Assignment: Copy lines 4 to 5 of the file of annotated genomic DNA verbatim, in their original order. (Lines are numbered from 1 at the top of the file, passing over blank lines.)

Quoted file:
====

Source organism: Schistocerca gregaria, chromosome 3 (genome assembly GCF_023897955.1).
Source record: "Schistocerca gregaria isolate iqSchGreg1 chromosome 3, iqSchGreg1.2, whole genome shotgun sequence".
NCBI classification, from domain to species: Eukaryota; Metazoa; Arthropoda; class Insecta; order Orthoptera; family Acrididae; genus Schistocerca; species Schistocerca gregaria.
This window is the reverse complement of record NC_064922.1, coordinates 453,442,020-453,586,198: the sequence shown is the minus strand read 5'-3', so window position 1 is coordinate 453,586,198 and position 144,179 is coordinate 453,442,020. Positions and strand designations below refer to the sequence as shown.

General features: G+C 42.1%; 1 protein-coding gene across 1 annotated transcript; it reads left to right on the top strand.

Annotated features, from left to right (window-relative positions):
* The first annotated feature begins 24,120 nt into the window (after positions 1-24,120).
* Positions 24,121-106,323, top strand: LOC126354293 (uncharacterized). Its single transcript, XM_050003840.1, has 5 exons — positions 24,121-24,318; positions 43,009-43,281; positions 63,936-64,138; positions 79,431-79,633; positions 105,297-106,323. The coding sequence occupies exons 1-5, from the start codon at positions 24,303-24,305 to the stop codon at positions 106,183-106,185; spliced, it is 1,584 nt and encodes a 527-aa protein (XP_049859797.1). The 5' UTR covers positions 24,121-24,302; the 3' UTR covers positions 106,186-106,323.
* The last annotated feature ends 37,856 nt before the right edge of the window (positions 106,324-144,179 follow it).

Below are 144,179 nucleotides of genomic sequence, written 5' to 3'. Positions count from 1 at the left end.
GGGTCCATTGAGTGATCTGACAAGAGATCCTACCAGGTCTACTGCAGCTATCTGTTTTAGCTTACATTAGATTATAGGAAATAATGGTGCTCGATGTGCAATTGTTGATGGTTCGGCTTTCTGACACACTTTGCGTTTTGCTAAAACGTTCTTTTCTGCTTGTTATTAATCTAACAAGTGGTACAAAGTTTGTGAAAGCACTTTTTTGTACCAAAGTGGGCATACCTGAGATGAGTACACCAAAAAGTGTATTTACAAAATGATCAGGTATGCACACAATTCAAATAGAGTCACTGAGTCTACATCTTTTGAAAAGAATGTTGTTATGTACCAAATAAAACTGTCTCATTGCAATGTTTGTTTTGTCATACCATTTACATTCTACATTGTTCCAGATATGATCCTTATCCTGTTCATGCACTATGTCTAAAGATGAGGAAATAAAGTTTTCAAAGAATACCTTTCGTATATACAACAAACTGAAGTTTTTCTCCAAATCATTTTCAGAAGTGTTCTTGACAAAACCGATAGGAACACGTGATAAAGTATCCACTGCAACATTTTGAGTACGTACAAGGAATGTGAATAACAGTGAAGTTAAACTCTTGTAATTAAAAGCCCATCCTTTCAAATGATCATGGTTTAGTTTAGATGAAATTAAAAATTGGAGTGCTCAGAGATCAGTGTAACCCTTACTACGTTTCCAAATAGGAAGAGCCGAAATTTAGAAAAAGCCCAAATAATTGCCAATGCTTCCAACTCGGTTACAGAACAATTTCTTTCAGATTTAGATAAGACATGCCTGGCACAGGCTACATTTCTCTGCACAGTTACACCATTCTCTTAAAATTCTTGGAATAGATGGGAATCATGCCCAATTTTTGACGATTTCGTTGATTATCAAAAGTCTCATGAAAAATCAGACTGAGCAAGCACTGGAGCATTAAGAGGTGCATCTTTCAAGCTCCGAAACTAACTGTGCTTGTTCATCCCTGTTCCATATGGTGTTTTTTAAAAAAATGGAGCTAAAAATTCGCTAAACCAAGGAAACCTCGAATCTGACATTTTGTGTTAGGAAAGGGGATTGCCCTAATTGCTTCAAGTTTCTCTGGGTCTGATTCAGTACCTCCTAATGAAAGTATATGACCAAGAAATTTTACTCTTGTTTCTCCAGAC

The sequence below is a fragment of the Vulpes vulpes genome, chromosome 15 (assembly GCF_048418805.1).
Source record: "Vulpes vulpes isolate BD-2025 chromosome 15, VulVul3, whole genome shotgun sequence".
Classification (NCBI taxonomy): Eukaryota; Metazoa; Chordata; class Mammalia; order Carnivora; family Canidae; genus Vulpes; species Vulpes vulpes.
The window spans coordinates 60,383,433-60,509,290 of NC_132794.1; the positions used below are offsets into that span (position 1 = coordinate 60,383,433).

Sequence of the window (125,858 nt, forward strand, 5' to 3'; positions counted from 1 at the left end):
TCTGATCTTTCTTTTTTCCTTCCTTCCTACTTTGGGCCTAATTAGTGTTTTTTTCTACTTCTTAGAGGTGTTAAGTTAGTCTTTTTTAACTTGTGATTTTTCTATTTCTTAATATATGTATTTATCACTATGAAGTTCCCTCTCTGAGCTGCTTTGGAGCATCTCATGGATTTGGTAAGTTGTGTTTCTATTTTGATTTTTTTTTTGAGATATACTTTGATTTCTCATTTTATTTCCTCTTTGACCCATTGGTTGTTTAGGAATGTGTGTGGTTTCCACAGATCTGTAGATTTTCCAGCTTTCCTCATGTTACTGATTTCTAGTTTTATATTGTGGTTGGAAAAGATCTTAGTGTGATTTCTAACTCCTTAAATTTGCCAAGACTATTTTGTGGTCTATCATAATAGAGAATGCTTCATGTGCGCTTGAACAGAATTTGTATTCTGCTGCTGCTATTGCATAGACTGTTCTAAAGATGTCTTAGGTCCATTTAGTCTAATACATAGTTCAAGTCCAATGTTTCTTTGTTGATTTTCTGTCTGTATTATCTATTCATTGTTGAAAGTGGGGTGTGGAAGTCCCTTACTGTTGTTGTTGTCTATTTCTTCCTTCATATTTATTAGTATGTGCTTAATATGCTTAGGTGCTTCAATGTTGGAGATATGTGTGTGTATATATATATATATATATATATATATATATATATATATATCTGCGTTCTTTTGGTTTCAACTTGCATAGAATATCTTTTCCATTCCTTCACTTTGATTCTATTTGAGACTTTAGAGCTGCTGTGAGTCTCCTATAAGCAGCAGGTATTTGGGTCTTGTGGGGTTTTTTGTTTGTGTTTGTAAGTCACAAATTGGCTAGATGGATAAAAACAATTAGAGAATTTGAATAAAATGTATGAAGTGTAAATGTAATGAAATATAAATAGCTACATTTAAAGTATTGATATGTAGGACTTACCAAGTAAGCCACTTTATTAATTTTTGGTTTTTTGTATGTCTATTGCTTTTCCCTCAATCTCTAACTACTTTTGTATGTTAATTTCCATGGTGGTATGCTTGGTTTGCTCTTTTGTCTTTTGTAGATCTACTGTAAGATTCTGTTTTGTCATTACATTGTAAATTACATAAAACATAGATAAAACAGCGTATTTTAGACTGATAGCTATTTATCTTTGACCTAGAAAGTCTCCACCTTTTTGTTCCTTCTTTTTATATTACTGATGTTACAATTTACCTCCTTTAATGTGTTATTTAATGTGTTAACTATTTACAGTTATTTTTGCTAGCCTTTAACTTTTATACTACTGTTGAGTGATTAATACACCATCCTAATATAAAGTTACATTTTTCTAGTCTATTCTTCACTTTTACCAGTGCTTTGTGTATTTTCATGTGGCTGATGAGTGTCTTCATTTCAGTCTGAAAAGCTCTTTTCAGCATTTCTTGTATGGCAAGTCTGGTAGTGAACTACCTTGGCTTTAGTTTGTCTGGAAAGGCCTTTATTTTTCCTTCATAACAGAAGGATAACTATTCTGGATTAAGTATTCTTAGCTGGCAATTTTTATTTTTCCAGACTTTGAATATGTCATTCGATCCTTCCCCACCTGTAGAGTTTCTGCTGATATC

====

This window is the reverse complement of record NC_064922.1, coordinates 453,442,020-453,586,198: the sequence shown is the minus strand read 5'-3', so window position 1 is coordinate 453,586,198 and position 144,179 is coordinate 453,442,020. Positions and strand designations below refer to the sequence as shown.

General features: G+C 42.1%; 1 protein-coding gene across 1 annotated transcript; it reads left to right on the top strand.